Many Washington residents don’t know the happy ending to the tragic story of whaling captures in Puget Sound that once netted dozens of whales for SeaWorld performances.

It was the intervention of former Washington Secretary of State Ralph Munro, then aide to Republican Gov. Dan Evans, that helped put a stop to the brutal captures that split apart whale families and pods and resulted in the collateral damage deaths of dozens of marine animals. Munro witnessed one of the captures in which aircraft and explosives were used, and subsequently filed a lawsuit that led to an agreement with SeaWorld to stay out of Puget Sound. That was in 1976, after the Budd Inlet whale capture that same year when six whales were taken captive.

Writing just a few months ago in the Olympian, columnist John Dodge, who was also on hand that day, described the experience:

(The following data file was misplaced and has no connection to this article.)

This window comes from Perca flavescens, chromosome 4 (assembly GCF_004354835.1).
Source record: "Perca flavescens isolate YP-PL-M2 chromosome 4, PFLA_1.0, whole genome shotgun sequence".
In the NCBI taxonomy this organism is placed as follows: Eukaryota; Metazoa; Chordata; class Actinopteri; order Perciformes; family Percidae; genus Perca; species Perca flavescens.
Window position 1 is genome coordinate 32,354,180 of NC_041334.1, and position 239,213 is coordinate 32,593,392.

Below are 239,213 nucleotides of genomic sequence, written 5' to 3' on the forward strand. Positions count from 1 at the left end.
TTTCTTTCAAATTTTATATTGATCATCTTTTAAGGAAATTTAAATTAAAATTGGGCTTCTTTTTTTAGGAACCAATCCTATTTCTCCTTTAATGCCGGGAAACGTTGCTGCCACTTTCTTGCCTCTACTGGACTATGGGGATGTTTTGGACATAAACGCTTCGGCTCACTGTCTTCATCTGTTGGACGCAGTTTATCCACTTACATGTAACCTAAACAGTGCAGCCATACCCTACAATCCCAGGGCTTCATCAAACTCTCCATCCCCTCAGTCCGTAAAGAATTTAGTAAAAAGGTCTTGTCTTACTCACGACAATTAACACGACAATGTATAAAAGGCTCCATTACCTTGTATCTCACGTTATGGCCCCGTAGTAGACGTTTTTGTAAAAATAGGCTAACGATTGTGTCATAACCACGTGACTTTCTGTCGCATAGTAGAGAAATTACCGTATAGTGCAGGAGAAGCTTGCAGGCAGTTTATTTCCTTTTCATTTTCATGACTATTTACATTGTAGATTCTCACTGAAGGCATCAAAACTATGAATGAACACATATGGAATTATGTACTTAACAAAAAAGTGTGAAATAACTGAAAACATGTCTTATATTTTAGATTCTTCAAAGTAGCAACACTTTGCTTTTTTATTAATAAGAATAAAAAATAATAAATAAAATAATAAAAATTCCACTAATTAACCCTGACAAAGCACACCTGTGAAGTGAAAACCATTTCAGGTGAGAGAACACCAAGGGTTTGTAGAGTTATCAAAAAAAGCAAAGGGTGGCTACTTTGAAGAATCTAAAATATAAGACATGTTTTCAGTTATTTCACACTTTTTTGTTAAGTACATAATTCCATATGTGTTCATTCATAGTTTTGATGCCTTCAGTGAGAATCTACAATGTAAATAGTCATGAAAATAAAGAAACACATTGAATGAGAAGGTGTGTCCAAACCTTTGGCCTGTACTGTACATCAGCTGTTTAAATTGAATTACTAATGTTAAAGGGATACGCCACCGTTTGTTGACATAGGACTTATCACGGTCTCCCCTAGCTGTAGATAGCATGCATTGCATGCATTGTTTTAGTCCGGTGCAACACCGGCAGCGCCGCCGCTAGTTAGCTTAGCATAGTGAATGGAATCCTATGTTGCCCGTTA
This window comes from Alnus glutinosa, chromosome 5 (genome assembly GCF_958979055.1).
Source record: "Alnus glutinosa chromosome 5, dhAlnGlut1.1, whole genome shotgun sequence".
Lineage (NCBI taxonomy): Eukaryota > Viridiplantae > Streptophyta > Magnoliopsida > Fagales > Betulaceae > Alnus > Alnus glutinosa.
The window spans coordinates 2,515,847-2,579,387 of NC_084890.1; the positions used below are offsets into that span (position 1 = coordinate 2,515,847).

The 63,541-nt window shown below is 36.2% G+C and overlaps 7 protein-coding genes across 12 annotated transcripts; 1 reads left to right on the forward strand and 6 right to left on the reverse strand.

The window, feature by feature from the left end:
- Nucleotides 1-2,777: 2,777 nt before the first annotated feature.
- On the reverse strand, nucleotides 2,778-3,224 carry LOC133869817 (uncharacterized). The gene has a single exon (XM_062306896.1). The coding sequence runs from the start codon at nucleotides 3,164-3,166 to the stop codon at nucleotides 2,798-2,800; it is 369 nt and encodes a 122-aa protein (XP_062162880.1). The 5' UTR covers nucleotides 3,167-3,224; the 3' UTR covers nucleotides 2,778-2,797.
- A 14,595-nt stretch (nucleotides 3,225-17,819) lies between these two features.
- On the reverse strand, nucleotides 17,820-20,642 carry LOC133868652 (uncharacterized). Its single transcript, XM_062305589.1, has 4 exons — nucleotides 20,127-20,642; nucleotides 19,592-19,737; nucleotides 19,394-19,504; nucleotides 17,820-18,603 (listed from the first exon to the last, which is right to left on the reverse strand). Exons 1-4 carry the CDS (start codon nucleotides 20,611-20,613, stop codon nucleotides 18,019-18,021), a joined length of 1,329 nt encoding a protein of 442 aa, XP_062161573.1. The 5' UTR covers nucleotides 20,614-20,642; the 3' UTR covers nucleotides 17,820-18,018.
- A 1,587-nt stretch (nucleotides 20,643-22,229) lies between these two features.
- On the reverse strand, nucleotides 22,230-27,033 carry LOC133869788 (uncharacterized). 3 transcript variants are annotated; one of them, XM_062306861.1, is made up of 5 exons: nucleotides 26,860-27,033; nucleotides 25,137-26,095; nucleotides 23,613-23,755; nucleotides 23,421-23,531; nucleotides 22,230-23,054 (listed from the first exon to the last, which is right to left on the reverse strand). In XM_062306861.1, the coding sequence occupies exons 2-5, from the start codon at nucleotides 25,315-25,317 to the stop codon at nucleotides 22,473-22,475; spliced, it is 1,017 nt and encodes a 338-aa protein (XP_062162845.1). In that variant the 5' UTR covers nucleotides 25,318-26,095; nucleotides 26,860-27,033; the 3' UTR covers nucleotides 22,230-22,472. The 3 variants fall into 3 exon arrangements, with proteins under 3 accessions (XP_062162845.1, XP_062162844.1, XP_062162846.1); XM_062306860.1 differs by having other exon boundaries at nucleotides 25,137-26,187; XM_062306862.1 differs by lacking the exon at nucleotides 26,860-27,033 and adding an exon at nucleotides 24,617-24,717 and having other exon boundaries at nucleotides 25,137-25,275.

The Munros were in their sailboat that day. They watched the violent whale capture and heard the whales inside and outside the nets, crying to one another in their little-understood language.

I was on the shoreline, a (Evergreen State College) student, working as a reporter for the Cooper Point Journal, and was struck deeply by those same eerie cries. Those sounds are etched in my memory and the Munros’ memories forever.

“When we went sailing and saw this accidentally, it changed our lives,” Munro said.

Rule could double distance between boats and whales